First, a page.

Anonymous MH said...

Obviously backpacks aren't costing $50 million. I'm just saying if you could get into CMU or Pitt, you could probably figure out that turning sideways won't make your profile smaller if you have 30 pounds of text and a Dell on your back.

Wednesday, November 30, 2011 4:26:00 PM  
Anonymous Anonymous said...

Whacked by a backpack, tripped by a briefcase, shunted by an overstuffed shopping bag, or poked in the eye by an umbrella, it's all part of the transit experience! True, it would help if PAT went back to 'urban seating' with wider aisles and fewer seats like the old trolleys and the railcars, but some genius about fifteen years ago decided everyone should have a seat no matter how crowded.

Meanwhile, I'm still waiting to see what happens when everyone wakes up some morning to no busses.

Wednesday, November 30, 2011 5:35:00 PM  
Anonymous MH said...

I'm not worried if people get kisses. I'm worried about transit.

I'm on one of the new wide-aisled buses right now and it is much nicer.

Wednesday, November 30, 2011 5:40:00 PM  
Anonymous Anonymous said...

What a revoltin' development! - a hundred year history (City of Pgh and Mon Valley) of more riders per capita than anywhere in the country - and now.... shagged without even a buss!

Wednesday, November 30, 2011 8:39:00 PM  
Anonymous BrianTH said...

The state is always ultimately in charge of anything below the federal level. In cases where regional and local units have provided more transit funding, it is necessarily because the relevant state has authorized that possibility. And in fact the transportation funding split in general is dictated by the state.

So, if the state is going to be taking a lot of money out of your metro to pay for transportation, you have no choice but to fight at the state level to get a reasonable portion of that funding returned to your metro, in the form that your metro most needs.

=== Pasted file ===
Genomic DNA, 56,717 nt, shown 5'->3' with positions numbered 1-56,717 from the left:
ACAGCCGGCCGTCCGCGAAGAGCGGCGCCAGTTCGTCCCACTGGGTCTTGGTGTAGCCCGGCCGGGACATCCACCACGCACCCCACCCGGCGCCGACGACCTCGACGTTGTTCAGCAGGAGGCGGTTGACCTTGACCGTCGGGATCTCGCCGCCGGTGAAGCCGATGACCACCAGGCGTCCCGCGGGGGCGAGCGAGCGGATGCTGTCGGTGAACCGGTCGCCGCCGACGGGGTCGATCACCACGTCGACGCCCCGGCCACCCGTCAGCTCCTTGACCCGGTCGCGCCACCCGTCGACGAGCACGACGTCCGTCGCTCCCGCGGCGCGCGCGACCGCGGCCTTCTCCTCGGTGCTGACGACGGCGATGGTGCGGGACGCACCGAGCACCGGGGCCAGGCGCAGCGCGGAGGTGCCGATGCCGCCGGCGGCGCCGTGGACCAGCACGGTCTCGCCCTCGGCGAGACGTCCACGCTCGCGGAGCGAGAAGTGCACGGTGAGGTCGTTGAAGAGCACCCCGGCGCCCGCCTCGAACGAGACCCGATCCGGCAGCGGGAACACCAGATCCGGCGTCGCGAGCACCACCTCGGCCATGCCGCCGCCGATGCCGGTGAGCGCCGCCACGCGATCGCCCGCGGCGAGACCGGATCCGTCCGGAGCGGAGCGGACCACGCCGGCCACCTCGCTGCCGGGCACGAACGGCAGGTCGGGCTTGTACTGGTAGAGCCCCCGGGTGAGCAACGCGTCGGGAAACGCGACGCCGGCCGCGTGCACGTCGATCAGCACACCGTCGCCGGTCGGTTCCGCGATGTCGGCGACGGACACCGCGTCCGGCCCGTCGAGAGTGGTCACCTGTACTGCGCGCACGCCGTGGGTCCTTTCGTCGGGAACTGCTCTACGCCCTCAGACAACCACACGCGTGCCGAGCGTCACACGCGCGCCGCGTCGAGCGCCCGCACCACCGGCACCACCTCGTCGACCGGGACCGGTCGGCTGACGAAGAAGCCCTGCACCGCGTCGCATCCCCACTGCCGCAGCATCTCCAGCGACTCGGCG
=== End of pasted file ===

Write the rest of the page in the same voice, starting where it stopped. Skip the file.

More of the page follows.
Thursday, December 01, 2011 12:45:00 AM  
Anonymous n'at said...

so many variables, but what predominates is the expansion of multinodal transportation patterns in commuting and shopping, as opposed to the olde hub and spoke pre-1950.

Mostly everything was downtown, and if it wasn't, then it was probably a few short blocks away.

population of MSA isn't much larger than Pittsburgh and the contiguous municipalities as far back as (insert correct answer here).

Friday, December 02, 2011 6:47:00 PM  
Anonymous Anonymous said...

Not sure I agree that transportation patterns have changed that much - shopping yes, just look at the shopping centres - but Downtown and Oakland remain the draws for jobs, schools, health, & entertainment. East Liberty was the first huge shopping center, fed by the newfangled street car, and the auto certainly did it in. The shopping plazas did in the Downtown department stores, but it was always unsatisfying to spend tons of money for new clothes at Kaufmann's and then have to wait for the big brown truck to come by three days later. Oakland as a hub is overdue, tho.

Friday, December 02, 2011 11:56:00 PM  
Anonymous MH said...

I used to assume the PA hated me for making it absurdly hard to get to Oakland, but they've improved things a great deal on the Squirrel Hill to Oakland front. Things aren't actually much less crowded on the buses, I think because of pent-up demand, but they've added a smaller loop bus and started using the wide-aisled new buses. Big difference.

Sunday, December 04, 2011 8:12:00 PM